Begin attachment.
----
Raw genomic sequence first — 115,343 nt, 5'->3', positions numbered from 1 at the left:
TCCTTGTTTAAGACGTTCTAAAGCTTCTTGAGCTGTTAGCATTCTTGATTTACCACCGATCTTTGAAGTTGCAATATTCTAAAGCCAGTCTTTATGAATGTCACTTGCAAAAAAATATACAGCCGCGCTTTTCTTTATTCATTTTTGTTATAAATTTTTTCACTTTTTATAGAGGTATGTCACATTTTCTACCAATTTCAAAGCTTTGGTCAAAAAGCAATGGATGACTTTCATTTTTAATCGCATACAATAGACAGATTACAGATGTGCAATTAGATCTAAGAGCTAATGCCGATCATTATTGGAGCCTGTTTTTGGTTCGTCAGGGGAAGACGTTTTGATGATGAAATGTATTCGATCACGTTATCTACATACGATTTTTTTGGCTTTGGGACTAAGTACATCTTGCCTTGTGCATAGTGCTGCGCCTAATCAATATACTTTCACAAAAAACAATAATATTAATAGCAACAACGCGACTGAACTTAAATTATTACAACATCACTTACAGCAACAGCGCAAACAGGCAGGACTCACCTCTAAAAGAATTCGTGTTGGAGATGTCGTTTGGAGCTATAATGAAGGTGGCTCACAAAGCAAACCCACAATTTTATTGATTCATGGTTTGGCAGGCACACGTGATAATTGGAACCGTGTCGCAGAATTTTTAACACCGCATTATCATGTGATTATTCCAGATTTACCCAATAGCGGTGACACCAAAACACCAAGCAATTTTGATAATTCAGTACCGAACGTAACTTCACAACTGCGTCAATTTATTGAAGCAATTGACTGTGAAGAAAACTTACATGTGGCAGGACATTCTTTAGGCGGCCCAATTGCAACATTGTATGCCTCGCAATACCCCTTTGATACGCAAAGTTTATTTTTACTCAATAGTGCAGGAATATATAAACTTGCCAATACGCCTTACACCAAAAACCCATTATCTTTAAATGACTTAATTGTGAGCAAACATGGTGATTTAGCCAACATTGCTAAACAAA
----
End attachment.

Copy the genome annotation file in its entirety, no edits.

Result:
Raw genomic sequence first — 115,343 nt, 5'->3', positions numbered from 1 at the left:
TCCTTGTTTAAGACGTTCTAAAGCTTCTTGAGCTGTTAGCATTCTTGATTTACCACCGATCTTTGAAGTTGCAATATTCTAAAGCCAGTCTTTATGAATGTCACTTGCAAAAAAATATACAGCCGCGCTTTTCTTTATTCATTTTTGTTATAAATTTTTTCACTTTTTATAGAGGTATGTCACATTTTCTACCAATTTCAAAGCTTTGGTCAAAAAGCAATGGATGACTTTCATTTTTAATCGCATACAATAGACAGATTACAGATGTGCAATTAGATCTAAGAGCTAATGCCGATCATTATTGGAGCCTGTTTTTGGTTCGTCAGGGGAAGACGTTTTGATGATGAAATGTATTCGATCACGTTATCTACATACGATTTTTTTGGCTTTGGGACTAAGTACATCTTGCCTTGTGCATAGTGCTGCGCCTAATCAATATACTTTCACAAAAAACAATAATATTAATAGCAACAACGCGACTGAACTTAAATTATTACAACATCACTTACAGCAACAGCGCAAACAGGCAGGACTCACCTCTAAAAGAATTCGTGTTGGAGATGTCGTTTGGAGCTATAATGAAGGTGGCTCACAAAGCAAACCCACAATTTTATTGATTCATGGTTTGGCAGGCACACGTGATAATTGGAACCGTGTCGCAGAATTTTTAACACCGCATTATCATGTGATTATTCCAGATTTACCCAATAGCGGTGACACCAAAACACCAAGCAATTTTGATAATTCAGTACCGAACGTAACTTCACAACTGCGTCAATTTATTGAAGCAATTGACTGTGAAGAAAACTTACATGTGGCAGGACATTCTTTAGGCGGCCCAATTGCAACATTGTATGCCTCGCAATACCCCTTTGATACGCAAAGTTTATTTTTACTCAATAGTGCAGGAATATATAAACTTGCCAATACGCCTTACACCAAAAACCCATTATCTTTAAATGACTTAATTGTGAGCAAACATGGTGATTTAGCCAACATTGCTAAACAAA